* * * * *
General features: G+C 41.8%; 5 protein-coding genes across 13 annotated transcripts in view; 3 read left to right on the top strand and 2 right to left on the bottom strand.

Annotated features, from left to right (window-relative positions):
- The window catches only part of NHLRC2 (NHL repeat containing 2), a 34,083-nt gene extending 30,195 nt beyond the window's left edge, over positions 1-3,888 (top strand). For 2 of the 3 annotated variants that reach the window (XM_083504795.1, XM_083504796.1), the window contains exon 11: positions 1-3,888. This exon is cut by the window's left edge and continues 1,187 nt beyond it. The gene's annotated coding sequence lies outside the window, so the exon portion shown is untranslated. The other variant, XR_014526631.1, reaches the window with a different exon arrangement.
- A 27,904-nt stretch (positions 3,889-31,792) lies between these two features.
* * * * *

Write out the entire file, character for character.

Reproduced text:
General features: G+C 41.8%; 5 protein-coding genes across 13 annotated transcripts in view; 3 read left to right on the top strand and 2 right to left on the bottom strand.

Annotated features, from left to right (window-relative positions):
- The window catches only part of NHLRC2 (NHL repeat containing 2), a 34,083-nt gene extending 30,195 nt beyond the window's left edge, over positions 1-3,888 (top strand). For 2 of the 3 annotated variants that reach the window (XM_083504795.1, XM_083504796.1), the window contains exon 11: positions 1-3,888. This exon is cut by the window's left edge and continues 1,187 nt beyond it. The gene's annotated coding sequence lies outside the window, so the exon portion shown is untranslated. The other variant, XR_014526631.1, reaches the window with a different exon arrangement.
- A 27,904-nt stretch (positions 3,889-31,792) lies between these two features.